3) Statements made on the floor of the House on publication of reports (Communities and Local Government, Culture Media and Sport, Defence, Education, Energy and Climate Change, Environment, Food and Rural Affairs, European Scrutiny, Foreign Affairs, International Development, Justice, Liaison, Procedure, Public Accounts, Public Administration, Political and Constitutional Reform, Transport, Work and Pensions)

4) Reducing length of reports, prioritising recommendations in some reports and using less legalistic language (Justice)

5) Including infographics in reports (Environmental Audit, Energy and Climate Change)

6) Short film launching Primates as Pets report was the first of its kind (Environment, Food and Rural Affairs)

7) Publishing reports in time to inform debates in the House (Political and Constitutional Reform, Environmental Audit, Energy and Climate Change).

After inquiry

1) Monitoring implementation of recommendations by traffic lights (Public Administration, Home Affairs, Transport, Political and Constitutional Reform)

2) Six month follow up on implementation of reports (Defence)

3) Survey of previous oral witnesses to gather views on performance of committees in public evidence session (Education)

4) Holding debate in Westminster Hall to follow up on perfunctory government response on Work programme (Work and Pensions)

5) Appointing a Member to lead on the follow-up to each inquiry (Education).


1) European Scrutiny Committee seeking opinions from other committees on EU documents

2) Giving formal opinion to European Scrutiny Committee on EU Commission communication Towards a more competitive and efficient defence and security sector (Defence)

3) Legislative scrutiny places substantial pressures on committee resources and time (Communities and Local Government)

4) Use of professional trainers (Environmental Audit, Welsh Affairs)

5) Foreign Affairs Committee conducts scrutiny of treaties (not in core tasks)

6) Move to paperless distribution of committee papers has improved conduct of meetings (Work and Pensions, Welsh Affairs)

7) NAO help provided with monthly bulletin of sustainable development (Environmental Audit)

8) Concerns about timing and quality of government responses (Communities and Local Government)

9) Outreach programme with local authorities sharing scrutiny practice (Communities and Local Government)

10) Joint working on EU JHA issues between Justice, Home Affairs and European Scrutiny Committees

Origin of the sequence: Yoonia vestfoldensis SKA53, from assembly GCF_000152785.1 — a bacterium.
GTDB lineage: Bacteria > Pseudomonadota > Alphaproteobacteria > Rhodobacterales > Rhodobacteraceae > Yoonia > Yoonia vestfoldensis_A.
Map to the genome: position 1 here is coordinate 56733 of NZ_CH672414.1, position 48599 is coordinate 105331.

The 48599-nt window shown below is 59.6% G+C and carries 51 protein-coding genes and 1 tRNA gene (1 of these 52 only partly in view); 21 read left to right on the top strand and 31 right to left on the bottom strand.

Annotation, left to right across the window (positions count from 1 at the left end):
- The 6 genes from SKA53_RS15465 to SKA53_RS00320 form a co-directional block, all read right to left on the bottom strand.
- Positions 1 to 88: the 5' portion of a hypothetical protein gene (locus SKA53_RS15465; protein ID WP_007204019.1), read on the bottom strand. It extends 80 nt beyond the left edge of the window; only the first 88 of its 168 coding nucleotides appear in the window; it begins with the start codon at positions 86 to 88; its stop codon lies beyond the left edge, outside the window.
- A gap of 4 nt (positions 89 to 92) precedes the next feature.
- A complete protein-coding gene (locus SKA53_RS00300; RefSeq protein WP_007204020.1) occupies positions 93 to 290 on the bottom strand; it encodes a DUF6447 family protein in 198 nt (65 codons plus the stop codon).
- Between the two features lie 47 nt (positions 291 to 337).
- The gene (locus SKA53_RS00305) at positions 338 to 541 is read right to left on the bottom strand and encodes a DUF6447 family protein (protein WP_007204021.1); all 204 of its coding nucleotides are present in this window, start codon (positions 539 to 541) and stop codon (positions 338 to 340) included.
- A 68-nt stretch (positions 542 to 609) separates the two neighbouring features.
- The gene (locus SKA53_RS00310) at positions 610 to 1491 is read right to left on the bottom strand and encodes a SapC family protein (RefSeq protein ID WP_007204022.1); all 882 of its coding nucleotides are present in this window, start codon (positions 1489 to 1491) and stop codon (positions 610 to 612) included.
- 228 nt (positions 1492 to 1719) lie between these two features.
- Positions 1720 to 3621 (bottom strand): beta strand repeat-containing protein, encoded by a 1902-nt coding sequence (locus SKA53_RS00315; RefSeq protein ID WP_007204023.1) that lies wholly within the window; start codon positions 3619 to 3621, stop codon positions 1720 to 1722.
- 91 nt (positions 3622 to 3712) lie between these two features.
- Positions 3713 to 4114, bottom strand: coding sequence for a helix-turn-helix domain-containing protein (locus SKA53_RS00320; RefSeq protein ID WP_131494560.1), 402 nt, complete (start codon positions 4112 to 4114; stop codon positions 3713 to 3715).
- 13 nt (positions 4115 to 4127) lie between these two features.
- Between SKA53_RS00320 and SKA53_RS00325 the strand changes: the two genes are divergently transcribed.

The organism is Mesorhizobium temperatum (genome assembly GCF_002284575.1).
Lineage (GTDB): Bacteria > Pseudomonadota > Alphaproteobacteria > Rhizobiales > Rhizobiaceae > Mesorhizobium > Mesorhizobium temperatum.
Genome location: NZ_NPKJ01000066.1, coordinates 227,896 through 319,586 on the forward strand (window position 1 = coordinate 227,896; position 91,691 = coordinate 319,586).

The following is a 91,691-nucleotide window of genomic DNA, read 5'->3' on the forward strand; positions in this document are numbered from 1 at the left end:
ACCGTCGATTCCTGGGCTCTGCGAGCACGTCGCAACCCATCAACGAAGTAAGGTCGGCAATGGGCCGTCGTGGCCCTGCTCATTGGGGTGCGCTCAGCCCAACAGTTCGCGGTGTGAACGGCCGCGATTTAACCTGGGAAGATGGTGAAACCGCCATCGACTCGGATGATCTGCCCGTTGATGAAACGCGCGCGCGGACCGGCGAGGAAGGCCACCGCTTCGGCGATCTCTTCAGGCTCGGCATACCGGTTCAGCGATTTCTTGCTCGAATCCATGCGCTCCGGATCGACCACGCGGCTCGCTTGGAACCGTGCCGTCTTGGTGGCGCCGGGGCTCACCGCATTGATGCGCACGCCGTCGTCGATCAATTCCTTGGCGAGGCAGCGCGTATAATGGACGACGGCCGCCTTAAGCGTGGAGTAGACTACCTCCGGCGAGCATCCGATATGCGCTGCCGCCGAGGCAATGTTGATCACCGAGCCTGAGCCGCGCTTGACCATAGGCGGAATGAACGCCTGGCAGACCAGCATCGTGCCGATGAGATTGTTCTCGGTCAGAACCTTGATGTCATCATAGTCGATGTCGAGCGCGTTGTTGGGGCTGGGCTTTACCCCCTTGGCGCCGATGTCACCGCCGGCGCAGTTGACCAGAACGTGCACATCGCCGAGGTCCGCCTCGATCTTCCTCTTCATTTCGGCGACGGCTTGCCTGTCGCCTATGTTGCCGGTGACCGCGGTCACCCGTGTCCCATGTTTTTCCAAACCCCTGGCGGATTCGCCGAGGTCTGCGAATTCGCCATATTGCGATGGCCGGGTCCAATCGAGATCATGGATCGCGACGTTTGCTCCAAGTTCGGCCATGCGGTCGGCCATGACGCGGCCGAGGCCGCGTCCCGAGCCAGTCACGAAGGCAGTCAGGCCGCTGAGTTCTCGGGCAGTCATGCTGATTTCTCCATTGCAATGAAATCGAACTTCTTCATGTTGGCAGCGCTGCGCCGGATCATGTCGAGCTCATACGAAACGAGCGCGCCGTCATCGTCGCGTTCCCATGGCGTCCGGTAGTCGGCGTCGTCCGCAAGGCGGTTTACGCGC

11) Justice triggered enhanced scrutiny mechanism in respect of Orders under Public Bodies Act 2011—Administrative Justice and Tribunals order.

12) Political and Constitutional Reform Committee as key player in field of political and constitutional research and policy making

13) Defence and other committees conducted inquiries into the implications of Scottish independence

14) "All Members of the Education Committee treat witnesses with respect and courtesy"

15) Justice: "witnesses are always treated with respect and courtesy and given a fair hearing"

16) Scottish Affairs takes a searchlight approach to inquiries

17) Both Scottish Affairs and Public Administration have been clerked by job sharers

18) Scottish Affairs has not been allowed by the Scottish Parliament to hold meetings at Holyrood but Welsh Affairs has good relations with the National Assembly for Wales and has been able to use their meeting rooms in Cardiff

19) Northern Ireland Affairs Committee has excellent relations with both the NI Assembly and the NI Executive. For example, the then Speaker of the Assembly rang the Committee staff to offer the Committee the use of the Senate Chamber at Stormont for its public evidence sessions, and the Chairs of two of the Assembly's Committees invited NIAC to Stormont to take public evidence from them on its "Banking" inquiry. NIAC has regular informal meetings with NI Ministers, and has also taken public evidence from them on several occasions

20) The Administration Committee and its staff regularly talk to overseas delegations (regular visits organised by Overseas Office and CPA) about the work of the Committee. From this word spread about our report 'First Weeks at Westminster' and as a result colleagues in Iraq, Hong Kong and Tanzania whom we had not met asked for copies of the report to find out about the Committee's approach to induction of Members

21) A new proactive media approach with a dedicated media officer has resulted in positive coverage of some major initiatives of the Administration Committee which have not resulted from inquiries but Committee decisions—allowing commercial filming of 'Suffragette', new camera angles in the Chamber, offering banqueting rooms for hire.

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Prepared 24 March 2015